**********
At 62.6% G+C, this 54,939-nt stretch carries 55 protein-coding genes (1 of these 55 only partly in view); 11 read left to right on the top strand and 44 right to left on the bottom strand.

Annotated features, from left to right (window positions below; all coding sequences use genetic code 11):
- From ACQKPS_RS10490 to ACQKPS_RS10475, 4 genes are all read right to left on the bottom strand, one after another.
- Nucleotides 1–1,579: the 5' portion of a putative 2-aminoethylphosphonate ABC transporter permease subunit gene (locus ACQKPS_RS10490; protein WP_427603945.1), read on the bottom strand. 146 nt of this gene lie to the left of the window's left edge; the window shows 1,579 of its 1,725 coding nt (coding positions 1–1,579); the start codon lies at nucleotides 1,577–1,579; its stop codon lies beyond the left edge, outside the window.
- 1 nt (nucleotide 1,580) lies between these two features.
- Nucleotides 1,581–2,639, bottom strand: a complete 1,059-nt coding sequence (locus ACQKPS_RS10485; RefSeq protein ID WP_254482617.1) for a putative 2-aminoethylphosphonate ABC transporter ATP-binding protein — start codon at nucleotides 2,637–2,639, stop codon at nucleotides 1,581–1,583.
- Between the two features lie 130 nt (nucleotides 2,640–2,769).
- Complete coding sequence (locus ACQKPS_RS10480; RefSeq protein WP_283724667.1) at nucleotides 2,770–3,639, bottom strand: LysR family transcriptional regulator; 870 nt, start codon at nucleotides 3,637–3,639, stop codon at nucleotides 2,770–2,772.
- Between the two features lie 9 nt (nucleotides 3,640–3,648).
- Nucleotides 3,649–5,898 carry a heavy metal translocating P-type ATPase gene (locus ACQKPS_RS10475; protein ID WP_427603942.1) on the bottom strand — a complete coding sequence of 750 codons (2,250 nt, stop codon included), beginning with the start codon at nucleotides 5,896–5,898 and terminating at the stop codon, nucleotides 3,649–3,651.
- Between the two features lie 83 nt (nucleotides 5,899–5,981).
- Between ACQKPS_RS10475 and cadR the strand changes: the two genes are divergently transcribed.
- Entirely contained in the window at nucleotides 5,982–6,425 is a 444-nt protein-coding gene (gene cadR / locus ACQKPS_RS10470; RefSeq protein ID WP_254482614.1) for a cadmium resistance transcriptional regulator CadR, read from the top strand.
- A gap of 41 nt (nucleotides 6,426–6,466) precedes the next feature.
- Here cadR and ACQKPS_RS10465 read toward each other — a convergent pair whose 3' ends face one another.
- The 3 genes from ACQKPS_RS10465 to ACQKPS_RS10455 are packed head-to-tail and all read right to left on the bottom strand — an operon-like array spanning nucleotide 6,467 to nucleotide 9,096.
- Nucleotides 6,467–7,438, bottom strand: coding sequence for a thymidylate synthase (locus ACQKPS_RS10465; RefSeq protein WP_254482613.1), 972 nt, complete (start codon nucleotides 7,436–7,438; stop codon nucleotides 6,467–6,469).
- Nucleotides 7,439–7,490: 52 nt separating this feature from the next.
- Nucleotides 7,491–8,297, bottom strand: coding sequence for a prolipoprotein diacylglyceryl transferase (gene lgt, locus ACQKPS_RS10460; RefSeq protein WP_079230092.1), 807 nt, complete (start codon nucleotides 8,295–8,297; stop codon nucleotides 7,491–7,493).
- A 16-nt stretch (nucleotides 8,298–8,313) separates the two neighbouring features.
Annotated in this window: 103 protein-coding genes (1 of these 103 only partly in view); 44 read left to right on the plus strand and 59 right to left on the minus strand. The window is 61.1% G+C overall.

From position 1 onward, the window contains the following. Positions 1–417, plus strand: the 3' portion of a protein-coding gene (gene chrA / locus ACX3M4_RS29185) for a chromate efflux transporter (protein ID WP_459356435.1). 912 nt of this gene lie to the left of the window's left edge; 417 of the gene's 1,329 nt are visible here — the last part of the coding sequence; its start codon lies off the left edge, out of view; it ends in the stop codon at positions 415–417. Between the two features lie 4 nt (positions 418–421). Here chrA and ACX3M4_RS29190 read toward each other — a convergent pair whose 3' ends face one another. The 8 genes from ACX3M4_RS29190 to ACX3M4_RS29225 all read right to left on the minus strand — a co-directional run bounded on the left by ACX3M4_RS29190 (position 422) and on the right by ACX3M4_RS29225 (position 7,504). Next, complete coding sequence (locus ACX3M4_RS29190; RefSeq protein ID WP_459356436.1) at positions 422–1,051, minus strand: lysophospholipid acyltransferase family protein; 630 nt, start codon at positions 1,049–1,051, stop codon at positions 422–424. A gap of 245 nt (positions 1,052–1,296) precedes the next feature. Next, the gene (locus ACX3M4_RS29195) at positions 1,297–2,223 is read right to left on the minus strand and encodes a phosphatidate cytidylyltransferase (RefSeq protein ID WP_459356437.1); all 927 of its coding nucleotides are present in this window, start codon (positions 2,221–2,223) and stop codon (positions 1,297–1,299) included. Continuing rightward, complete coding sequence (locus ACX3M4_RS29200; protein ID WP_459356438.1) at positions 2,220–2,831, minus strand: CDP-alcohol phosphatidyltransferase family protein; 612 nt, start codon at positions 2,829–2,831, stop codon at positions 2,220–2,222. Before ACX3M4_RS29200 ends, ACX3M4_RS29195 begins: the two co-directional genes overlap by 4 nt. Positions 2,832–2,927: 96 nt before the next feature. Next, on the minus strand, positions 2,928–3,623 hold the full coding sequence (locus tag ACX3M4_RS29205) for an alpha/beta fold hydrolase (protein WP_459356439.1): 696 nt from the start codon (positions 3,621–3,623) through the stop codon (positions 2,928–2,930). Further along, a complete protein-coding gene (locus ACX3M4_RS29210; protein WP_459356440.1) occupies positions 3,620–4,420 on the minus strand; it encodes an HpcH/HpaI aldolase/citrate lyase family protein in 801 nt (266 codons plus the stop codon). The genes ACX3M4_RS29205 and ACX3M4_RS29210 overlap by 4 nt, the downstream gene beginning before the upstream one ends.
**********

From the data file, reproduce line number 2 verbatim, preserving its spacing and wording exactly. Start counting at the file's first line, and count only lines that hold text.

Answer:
Annotated features, from left to right (window positions below; all coding sequences use genetic code 11):